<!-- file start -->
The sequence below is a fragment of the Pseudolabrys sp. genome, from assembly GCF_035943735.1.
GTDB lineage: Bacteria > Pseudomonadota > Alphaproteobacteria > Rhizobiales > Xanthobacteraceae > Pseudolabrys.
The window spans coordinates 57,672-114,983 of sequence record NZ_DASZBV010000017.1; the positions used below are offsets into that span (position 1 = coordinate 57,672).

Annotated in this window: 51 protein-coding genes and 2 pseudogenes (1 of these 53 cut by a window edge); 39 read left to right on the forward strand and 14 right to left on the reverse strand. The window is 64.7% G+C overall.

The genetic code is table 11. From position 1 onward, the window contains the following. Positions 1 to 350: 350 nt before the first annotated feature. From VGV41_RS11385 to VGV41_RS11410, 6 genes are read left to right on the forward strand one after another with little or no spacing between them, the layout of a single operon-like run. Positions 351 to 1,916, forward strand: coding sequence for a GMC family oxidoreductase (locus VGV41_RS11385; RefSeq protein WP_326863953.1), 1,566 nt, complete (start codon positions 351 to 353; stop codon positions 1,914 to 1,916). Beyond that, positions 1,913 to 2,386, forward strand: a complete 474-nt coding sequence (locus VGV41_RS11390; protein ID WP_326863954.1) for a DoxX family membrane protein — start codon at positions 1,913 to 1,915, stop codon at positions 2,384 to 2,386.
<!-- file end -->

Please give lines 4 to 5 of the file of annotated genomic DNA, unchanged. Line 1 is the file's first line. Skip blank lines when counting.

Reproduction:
Annotated in this window: 51 protein-coding genes and 2 pseudogenes (1 of these 53 cut by a window edge); 39 read left to right on the forward strand and 14 right to left on the reverse strand. The window is 64.7% G+C overall.

The genetic code is table 11. From position 1 onward, the window contains the following. Positions 1 to 350: 350 nt before the first annotated feature. From VGV41_RS11385 to VGV41_RS11410, 6 genes are read left to right on the forward strand one after another with little or no spacing between them, the layout of a single operon-like run. Positions 351 to 1,916, forward strand: coding sequence for a GMC family oxidoreductase (locus VGV41_RS11385; RefSeq protein WP_326863953.1), 1,566 nt, complete (start codon positions 351 to 353; stop codon positions 1,914 to 1,916). Beyond that, positions 1,913 to 2,386, forward strand: a complete 474-nt coding sequence (locus VGV41_RS11390; protein ID WP_326863954.1) for a DoxX family membrane protein — start codon at positions 1,913 to 1,915, stop codon at positions 2,384 to 2,386.